How Multi Ejectors Work

Multi Ejector CO2 Transcritical Systems

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How Multi Ejectors work in CO2 transcritical refrigeration systems. In this article we’re going to be discussing the multi ejector as well as its application and working principle for transcritical CO2 refrigeration systems. We’ll cover the basics of RAC systems in configurations of Booster system, Parallel compressor and parallel compressor with integrated Multi Ejector.
Scroll to the bottom to watch the video tutorial – includes full animations!

🏆 Learn more about the Danfoss Multi Ejector SolutionTM at: http://bit.ly/Multi-Ejectors

When paired with the technology in the Danfoss Multi Ejector SolutionTM, CO2 enables refrigeration systems to outperform traditional HFC systems in terms of energy efficiency in all climate zones, while reducing the impact on our environment—it’s the ultimate win-win.

Now, even the hottest regions like the Middle East, Southern and Latin America, Australia, and Asia can enjoy all the benefits that CO2 has to offer.  Find out more about what has Danfoss saying, “We Love CO2” at ➡️ http://bit.ly/Multi-Ejectors

In a previous article, link here, we discussed how traditional HFC refrigerants are starting to be phased out through new laws and regulations because of their damaging effects on the atmosphere and environment. This means alternative refrigerants are being used and there’s a growing trend to use CO2 as a refrigerant, which is referred to as R744.

GWP of R744
GWP of R744

R744 is popular because it is a natural, non-toxic and non-flammable refrigerant with high heat transfer and a Global Warming Potential of just 1. It’s growing in popularity especially within supermarket or food retail refrigeration systems with many R404A and R22 systems being replaced with R744 (CO2).

Traditionally R744 has been used mainly in the cooler climates especially in northern Europe, and that’s because in the cooler climates it operates very efficiently whereas in the warmer parts of the world where the ambient temperatures are at or over 27°C (81°F) we find that historically R404A is more efficient than R744.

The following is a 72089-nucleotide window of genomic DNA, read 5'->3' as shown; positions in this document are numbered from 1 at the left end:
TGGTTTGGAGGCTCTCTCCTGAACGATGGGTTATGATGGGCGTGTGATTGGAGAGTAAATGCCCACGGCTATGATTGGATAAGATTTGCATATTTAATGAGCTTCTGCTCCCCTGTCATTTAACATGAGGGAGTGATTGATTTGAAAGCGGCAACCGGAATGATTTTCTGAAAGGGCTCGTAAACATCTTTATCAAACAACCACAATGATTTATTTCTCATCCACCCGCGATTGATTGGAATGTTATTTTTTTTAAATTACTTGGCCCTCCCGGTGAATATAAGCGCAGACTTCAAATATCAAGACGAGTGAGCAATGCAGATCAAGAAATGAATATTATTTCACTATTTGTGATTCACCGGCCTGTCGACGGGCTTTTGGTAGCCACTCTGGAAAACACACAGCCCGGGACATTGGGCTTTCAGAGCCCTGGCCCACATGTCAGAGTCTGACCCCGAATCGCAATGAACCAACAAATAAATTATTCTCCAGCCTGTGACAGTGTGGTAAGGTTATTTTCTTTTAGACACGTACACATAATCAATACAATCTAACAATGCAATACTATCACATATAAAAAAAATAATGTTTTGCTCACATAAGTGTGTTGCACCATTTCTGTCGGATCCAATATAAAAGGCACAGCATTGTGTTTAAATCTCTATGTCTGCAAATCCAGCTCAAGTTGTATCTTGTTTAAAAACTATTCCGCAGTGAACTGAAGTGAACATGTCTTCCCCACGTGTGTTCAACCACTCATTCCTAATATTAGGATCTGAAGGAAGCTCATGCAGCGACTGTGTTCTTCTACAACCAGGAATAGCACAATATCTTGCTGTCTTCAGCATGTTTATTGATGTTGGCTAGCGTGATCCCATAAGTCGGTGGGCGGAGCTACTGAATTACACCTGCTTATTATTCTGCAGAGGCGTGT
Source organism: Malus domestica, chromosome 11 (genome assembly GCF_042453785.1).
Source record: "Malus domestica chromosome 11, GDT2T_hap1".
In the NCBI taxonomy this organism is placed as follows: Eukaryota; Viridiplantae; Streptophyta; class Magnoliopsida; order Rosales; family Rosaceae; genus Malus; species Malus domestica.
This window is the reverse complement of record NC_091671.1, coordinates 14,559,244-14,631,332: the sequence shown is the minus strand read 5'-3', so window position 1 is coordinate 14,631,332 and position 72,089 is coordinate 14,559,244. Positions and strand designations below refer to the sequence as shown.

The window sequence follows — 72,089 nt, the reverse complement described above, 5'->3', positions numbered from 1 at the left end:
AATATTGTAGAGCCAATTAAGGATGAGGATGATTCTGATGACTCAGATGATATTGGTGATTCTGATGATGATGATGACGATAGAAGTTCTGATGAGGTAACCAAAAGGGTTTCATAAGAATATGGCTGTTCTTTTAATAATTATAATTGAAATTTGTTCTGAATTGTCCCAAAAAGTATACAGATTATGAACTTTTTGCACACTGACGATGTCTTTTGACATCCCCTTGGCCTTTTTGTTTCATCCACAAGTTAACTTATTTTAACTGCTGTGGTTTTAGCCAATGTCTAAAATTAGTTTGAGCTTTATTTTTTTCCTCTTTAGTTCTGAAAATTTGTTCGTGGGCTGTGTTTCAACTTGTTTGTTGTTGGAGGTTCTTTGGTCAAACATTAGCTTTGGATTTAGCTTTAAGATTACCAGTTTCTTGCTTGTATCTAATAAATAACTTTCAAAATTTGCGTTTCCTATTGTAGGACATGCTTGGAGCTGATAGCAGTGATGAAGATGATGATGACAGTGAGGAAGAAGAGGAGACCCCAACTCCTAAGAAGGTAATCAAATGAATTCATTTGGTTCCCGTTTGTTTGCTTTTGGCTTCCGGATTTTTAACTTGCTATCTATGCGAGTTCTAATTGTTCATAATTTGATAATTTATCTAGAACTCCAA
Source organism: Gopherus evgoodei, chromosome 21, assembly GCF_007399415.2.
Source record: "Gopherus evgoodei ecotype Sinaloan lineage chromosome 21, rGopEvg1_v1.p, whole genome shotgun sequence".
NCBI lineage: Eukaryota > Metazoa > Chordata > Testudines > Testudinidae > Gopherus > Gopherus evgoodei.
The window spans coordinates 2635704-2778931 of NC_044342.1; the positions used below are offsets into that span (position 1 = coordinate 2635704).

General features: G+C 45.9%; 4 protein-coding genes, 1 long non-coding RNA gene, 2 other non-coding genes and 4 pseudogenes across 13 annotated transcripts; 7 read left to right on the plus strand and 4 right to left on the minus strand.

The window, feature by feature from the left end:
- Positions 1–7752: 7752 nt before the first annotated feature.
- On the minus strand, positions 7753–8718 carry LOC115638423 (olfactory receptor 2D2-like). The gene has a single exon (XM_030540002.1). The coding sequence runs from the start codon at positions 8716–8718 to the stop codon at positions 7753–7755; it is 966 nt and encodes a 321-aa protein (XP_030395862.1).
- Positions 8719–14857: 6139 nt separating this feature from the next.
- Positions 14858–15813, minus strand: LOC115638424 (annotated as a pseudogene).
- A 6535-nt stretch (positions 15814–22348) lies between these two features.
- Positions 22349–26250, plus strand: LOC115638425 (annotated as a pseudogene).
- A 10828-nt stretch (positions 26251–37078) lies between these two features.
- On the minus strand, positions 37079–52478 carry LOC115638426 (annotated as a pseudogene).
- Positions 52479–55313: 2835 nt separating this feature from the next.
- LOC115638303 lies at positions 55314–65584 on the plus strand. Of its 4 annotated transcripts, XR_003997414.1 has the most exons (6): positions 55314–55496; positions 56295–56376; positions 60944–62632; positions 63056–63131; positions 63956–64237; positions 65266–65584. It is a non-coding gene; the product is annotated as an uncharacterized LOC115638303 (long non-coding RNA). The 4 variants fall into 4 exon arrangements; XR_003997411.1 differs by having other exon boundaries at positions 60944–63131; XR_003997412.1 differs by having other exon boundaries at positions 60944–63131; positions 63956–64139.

critical point of r744 co2 vs r404a
critical point of R744 CO2 vs R404a

The reason it has mostly been used in northern Europe is because the critical point of R744 is very low at just 31°C (87.8°F) and 73bar (7300 kPa) where as R404a has a critical point at 72°C (161.6°F) and 35.7 bar (3570 kPa). Therefore, when the ambient temperature is near or above this low critical point, the refrigerant is unable to undergo a phase change and condense into a liquid within the condenser. The cooling capacity of the evaporator is reduced, in a standard transcritical system, and higher pressures at the gas cooler are needed to increase the cooling capacity. However, Danfoss has found a solution to the problem and launched the multi ejector to allow CO2 transcritical systems to operate efficiently even in the harshest conditions.

Let’s have a look at some simple systems to see where the multi ejector is located and how it works. We’ll consider the system operating in transcritical mode with an ambient temperature of ~33°C (91.4°F).

Booster Refrigeration System

A typical simplified 1st generation COBooster System would have a design much like a standard refrigeration system with the compressors compressing the refrigerant and sending this to the condenser or gas cooler to reject the unwanted heat.

By the way in COsystems you’ll often hear the condenser referred to as a gas cooler, that’s because, as I mentioned earlier, when the ambient conditions are above the critical point, the refrigerant can’t condense into a liquid so the refrigerant is in a gas form and the condenser only cools this gas down, therefore we call it a gas cooler instead of a condenser.

The refrigerant then passes through a high-pressure control valve which is controlling the pressure of the refrigerant within the gas cooler. It then flows into the receiver which separates the refrigerant depending on whether it is in a gas or liquid state.

The refrigerant which is in a gas phase will flow through a bypass line and valve into the suction line of the compressor where it will repeat the cycle.

The refrigerant which is in a liquid state at the receiver will flow down and take one of two routes, depending on the system design. In this example the refrigeration system is supplying both refrigerators and freezers so we have two different pressure lines.

The first line is the medium temperature line which supplies the refrigerators. The refrigerant flows through an expansion valve and into the evaporator to provide cooling by removing the unwanted heat, it then takes this unwanted heat and makes its way to the compressors.

By the way if you want to learn how expansion valves or evaporators work, we’ve covered these in great detail previously, link here.

The second line feeds the freezers and is therefore a low temperature/pressure line. Again this flows through an expansion valve and evaporator but this time it enters an additional compressor to bring the pressure up a bit, it will then re-join the other refrigerant and flow to the main compressor to repeat the system.